Last Friday, Congress passed a wide-ranging bill with numerous changes for student loan aid. It maintains the current interest rate on subsidized student loans for undergraduates, but decreases eligibility while increasing overall costs to students. All these measures were part of a larger bill that also dealt with highways and flood insurance, and passed with bipartisan support.
The Republican-controlled House approved the bill 373-52, while the Democrat-controlled Senate passed it 74-19. The provisions of the bill do nothing to alleviate the debt crisis facing millions of students and much to exacerbate it. President Obama plans to sign the bill into law at a White House ceremony later this week.
For 7.4 million students receiving subsidized Stafford loans from the federal government, the interest rate will remain at 3.4 percent for one more year, instead of jumping to an unsubsidized rate of 6.8 percent. However, the number of students eligible for such loans is decreased while the overall cost to students is increased.
Subsidized loans will no longer be available to graduate students, so interest will accrue while these students are still in school. According to the American Council on Education, this will increase the amount paid per loan by an average of $7,000 over the life of the loan. Families of students are also going to be required to pay more. The amount of financial aid available to students depends on their families’ income. With the new law, the cutoff to have no expected family contribution has been reduced from $32,000 to $23,000—the official poverty line for a family of four.
Further, the interest subsidies for the loans will now be limited to six years for students seeking a bachelor’s degree and three years for an associate degree. This is expected to cost students nationwide an additional $1.2 billion. Pell Grants are to be similarly time restricted. As colleges cut more of their classes to deal with budget cuts, it will become harder and harder for students to finish their degrees on time. According to the College Board, the average time for a student to complete an associate degree is 39 months.
Any student who does get a subsidized loan will have to pay more, now that the “grace period”—during which the government covered interest payments for six months after graduation—has been eliminated.
These cuts are a concerted effort by both parties to collect more money from students and workers. A report from the Department of Education shows that, beginning in 2009, the federal government has made an average of $37 billion a year from student loans. In effect, there is no overall subsidy for financial aid. Instead, the students too poor to pay for their own education are subsidizing the government. The same report predicts a 20 percent return on all federal loans made in 2013.
In his bid for reelection, Obama promised to maintain the current interest rate for undergraduates, but agreed from the beginning to fund the necessary $6 billion needed to do so through cuts elsewhere. As in the case of the Affordable Care Act, the Obama administration will claim this open attack on students as a victory for the middle class. According to Reuters, he will sign the bill this Friday before a select group of college students and construction workers. The crisis facing students and workers, however, cannot be solved by a photo-op.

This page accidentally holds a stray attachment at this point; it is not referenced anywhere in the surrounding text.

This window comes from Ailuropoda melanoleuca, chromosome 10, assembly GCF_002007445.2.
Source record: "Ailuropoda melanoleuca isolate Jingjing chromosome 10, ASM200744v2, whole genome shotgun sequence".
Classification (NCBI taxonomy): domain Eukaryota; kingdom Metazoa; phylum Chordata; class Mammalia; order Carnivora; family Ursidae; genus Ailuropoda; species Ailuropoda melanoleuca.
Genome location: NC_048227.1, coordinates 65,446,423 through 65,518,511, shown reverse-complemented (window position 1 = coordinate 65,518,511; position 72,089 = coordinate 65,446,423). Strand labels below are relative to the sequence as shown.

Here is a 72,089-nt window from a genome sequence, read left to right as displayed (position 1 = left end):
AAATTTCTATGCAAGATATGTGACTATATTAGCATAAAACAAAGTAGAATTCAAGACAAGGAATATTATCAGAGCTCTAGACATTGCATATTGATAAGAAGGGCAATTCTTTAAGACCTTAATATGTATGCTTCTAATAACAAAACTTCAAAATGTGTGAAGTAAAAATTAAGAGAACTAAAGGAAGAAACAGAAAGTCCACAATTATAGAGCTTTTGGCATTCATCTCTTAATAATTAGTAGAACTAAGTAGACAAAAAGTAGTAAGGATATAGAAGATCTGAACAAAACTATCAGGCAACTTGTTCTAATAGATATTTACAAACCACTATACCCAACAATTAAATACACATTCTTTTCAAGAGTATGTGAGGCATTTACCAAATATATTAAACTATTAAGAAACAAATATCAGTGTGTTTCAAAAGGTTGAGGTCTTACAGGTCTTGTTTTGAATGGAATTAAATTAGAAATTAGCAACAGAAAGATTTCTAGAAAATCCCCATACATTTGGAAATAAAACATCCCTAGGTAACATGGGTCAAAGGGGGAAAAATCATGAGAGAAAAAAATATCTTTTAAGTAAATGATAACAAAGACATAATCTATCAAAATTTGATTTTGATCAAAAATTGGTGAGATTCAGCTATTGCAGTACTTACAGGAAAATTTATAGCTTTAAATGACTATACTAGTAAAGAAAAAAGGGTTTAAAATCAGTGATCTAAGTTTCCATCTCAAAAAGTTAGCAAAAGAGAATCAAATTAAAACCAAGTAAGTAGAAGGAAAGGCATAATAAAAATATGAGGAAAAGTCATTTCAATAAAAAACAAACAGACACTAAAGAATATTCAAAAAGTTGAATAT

According to the Consumer Financial Protection Bureau, this year student loan debt has surpassed $1 trillion—a greater amount than the total of credit card or auto loan debt. At the same time, the number of students in default has continued to rise. The New York Federal Reserve estimated in March that one in four student loan borrowers is already behind on payments.
Recent graduates face a deteriorating job market, and have little chance of paying off their debts. According to the Project on Student Debt, the average debt for students graduating in 2010 was $25,250. That class also had the highest unemployment rate of recent college graduates, 9.1 percent.
More troubling is a report from Rutgers University that found barely half of all recent college grads have found full-time work, and that only half of these jobs required a college degree. With such low job prospects, it is no surprise that the Rutgers survey shows that 40 percent of those graduating since 2009 have paid off none of their debt, and nearly half reported carrying additional debt, such as credit card debt.
The situation facing students will continue to deteriorate as federal and state funding for education are cut, and unemployment remains high. The provisions of the student aid bill are the latest attempt to shift the cost of the economic crisis onto the working class.
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